Nine out of 10 people with eating disorders have been negatively impacted by the pandemic, according to a new study.
Researchers found the COVID-19 crisis created additional challenges for individuals with eating disorders.
Beat, the UK’s eating disorder charity, reports that 1.25 million people in the UK are living with an eating disorder.
But until now, little research had been carried out into the impact of the pandemic. The study follows calls for investigations into the mental health consequences of the pandemic.
During the early stages of the lockdown, the research team – based at Northumbria University – surveyed a number of individuals who were experiencing, or were in recovery from, an eating disorder.
And the findings suggest lockdown had a detrimental impact on the participants’ wellbeing. For example, 87% reported their symptoms had worsened due to the pandemic.
Additionally, more than 30% of participants stated their symptoms were much worse.
The results suggest the group experienced increased feelings of social isolation, decreased feelings of control and low feelings of social support.
One of the key obstacles faced is the reduced healthcare service provision as a result of COVID-19. Some participants reported premature dismissal from inpatient units, treatment suspensions and a lack of post-diagnostic support.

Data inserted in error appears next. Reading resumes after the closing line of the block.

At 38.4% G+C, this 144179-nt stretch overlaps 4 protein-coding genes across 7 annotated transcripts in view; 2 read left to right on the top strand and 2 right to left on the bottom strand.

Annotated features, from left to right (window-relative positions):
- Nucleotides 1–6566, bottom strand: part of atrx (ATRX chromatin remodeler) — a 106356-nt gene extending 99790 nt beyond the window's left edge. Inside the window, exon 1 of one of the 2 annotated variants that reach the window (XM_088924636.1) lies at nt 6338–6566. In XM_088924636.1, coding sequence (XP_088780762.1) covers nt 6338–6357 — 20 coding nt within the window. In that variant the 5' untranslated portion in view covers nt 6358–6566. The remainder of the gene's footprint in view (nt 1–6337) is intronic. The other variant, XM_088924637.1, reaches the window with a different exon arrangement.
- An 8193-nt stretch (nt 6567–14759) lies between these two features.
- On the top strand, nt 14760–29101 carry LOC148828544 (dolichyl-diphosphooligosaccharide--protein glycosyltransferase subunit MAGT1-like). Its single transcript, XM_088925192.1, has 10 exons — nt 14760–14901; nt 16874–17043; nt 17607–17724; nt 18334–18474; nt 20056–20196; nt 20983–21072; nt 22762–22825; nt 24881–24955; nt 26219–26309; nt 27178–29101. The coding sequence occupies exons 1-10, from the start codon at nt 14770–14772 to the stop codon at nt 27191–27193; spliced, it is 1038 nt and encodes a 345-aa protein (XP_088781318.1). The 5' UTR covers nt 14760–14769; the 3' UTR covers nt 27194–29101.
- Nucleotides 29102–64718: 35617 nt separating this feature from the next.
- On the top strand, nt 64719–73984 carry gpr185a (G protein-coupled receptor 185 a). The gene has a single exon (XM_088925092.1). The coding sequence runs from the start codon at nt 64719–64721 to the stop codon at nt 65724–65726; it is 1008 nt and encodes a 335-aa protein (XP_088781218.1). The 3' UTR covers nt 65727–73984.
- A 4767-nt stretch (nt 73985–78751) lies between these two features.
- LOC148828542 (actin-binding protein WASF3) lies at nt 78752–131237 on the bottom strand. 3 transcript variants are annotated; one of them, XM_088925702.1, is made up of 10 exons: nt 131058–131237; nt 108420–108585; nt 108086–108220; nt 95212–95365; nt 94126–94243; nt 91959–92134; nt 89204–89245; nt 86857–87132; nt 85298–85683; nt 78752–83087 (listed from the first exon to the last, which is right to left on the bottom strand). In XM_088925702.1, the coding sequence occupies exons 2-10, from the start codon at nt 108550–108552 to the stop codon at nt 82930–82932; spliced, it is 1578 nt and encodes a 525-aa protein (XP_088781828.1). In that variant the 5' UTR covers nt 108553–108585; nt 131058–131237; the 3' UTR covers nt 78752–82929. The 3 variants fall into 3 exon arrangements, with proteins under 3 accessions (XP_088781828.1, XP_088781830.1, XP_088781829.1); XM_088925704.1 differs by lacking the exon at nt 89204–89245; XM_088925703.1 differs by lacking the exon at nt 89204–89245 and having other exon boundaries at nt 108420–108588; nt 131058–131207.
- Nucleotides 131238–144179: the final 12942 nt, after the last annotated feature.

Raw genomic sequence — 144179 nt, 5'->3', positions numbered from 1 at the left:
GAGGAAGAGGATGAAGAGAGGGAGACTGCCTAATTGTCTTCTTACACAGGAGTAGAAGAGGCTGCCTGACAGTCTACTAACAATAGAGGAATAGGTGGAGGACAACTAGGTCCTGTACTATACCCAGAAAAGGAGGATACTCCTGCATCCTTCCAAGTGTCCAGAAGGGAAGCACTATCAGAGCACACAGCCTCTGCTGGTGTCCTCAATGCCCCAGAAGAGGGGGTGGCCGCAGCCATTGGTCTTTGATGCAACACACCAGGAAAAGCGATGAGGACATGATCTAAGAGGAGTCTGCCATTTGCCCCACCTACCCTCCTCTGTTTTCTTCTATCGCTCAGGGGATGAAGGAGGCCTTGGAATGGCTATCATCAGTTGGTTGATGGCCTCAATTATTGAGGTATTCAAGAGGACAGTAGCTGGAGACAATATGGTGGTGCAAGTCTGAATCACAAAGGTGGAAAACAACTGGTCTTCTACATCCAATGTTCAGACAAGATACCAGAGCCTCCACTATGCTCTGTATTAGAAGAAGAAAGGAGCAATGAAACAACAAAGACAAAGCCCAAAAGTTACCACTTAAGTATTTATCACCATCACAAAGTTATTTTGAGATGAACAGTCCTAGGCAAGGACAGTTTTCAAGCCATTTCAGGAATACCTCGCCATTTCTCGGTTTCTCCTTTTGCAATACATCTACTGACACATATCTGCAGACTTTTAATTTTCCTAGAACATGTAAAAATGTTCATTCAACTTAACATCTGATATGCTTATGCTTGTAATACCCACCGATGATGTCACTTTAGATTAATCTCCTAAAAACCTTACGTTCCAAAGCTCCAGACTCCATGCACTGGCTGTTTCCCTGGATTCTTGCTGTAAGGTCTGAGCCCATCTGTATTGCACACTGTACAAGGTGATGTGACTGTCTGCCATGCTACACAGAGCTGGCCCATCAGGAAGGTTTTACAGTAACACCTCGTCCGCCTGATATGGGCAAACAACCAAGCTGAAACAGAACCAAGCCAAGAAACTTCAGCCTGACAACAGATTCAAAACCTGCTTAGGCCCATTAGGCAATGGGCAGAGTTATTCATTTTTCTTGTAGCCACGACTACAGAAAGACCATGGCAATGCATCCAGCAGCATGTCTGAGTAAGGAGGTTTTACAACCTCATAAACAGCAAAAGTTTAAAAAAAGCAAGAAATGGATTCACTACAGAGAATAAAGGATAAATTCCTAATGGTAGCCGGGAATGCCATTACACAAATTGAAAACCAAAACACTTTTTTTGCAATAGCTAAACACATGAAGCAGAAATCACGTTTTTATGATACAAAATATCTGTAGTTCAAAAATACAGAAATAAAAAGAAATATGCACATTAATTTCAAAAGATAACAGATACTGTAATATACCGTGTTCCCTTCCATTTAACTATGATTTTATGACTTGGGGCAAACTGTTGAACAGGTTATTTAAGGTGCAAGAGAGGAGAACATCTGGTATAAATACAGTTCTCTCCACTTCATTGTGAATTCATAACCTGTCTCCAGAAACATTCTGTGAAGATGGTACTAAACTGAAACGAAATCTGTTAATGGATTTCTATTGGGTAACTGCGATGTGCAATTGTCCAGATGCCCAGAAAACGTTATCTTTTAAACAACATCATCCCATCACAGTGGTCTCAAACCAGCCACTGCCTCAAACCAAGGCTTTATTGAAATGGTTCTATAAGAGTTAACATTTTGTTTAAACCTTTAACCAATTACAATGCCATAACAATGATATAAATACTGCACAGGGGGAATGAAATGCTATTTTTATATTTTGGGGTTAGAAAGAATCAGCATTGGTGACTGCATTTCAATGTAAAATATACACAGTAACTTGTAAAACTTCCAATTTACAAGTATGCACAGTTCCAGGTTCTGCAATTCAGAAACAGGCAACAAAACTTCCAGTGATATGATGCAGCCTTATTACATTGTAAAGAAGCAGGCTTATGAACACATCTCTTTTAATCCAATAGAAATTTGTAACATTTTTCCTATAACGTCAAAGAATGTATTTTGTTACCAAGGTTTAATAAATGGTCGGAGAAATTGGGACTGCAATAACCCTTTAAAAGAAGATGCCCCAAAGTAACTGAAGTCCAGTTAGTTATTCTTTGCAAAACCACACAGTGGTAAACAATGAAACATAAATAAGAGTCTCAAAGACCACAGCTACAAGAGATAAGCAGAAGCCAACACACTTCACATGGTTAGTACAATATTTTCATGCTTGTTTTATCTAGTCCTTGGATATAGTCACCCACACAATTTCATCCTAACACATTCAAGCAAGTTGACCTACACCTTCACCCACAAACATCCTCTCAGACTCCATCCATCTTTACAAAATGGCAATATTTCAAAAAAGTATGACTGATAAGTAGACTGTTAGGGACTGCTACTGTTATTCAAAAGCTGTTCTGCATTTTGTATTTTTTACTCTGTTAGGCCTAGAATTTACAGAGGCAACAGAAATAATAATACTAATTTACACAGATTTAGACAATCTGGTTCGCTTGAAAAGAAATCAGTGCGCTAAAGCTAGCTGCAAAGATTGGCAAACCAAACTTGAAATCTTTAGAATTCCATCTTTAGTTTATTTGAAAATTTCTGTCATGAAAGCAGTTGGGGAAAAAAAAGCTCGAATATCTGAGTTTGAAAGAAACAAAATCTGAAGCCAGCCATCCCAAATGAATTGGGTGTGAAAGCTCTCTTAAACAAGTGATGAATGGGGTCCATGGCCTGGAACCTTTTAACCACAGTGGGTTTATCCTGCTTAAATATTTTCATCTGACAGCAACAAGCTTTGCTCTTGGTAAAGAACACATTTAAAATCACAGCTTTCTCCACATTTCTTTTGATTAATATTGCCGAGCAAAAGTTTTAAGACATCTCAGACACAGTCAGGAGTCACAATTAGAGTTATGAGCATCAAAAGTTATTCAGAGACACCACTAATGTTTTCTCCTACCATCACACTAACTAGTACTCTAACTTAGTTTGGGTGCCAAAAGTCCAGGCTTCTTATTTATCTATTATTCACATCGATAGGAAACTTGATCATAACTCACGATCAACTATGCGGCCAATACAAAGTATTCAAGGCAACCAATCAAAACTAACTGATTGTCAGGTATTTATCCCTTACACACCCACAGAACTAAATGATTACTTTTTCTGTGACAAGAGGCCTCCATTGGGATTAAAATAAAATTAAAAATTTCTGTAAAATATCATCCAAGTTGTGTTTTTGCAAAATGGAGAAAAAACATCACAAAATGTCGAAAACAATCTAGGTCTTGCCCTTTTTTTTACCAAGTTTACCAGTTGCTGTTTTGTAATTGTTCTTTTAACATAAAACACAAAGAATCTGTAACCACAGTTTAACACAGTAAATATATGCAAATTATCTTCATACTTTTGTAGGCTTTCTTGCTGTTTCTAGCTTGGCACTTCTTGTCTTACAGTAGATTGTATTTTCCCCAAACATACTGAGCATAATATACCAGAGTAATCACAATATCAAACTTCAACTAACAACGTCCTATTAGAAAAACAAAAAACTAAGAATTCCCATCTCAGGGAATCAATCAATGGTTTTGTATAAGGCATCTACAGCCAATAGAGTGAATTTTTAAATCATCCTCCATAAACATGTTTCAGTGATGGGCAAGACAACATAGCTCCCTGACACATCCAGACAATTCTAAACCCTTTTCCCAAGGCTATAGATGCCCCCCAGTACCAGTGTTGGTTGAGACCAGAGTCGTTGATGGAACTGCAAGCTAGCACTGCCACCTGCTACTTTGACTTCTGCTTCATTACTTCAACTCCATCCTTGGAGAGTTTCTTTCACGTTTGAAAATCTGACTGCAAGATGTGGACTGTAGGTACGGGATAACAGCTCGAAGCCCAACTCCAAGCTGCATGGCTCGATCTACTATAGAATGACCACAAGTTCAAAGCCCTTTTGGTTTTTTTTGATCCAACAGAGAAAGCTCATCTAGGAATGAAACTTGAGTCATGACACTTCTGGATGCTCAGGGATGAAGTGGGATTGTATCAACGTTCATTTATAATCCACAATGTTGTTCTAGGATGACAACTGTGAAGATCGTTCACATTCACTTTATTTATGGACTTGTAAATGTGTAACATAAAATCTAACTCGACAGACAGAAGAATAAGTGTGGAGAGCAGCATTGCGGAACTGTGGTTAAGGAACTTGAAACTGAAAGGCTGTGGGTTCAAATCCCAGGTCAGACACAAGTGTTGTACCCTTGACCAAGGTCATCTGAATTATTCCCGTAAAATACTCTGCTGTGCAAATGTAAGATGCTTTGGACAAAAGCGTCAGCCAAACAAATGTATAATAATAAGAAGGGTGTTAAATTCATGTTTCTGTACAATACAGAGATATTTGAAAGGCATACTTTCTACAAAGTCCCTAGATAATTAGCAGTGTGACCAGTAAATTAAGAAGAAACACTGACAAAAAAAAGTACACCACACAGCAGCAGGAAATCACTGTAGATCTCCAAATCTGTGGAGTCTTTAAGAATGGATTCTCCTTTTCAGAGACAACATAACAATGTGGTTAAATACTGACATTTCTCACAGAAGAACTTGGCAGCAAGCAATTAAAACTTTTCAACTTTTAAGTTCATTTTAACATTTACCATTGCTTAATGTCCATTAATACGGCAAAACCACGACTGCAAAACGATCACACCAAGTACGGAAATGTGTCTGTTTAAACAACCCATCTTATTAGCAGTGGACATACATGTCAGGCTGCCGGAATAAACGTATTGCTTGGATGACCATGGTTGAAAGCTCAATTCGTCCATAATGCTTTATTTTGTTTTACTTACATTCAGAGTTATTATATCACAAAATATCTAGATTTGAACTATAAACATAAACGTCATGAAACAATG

Researchers warn that the consequences of support access troubles during the pandemic could be significant and lead to worsened conditions which, in some cases, could prove fatal.
Beat reports an 81% increase in contact across its helpline channels, including a 125% rise in social media contact. It also experienced a 115% spike in online group attendance.
Tom Quinn, Beat’s director of external affairs, said: ‘We have seen first-hand the devastating impact the pandemic has had on those suffering from or vulnerable to eating disorders and their loved ones.
‘More and more people are reaching out to our helpline services, and we are prepared to support anyone in need at this time.’
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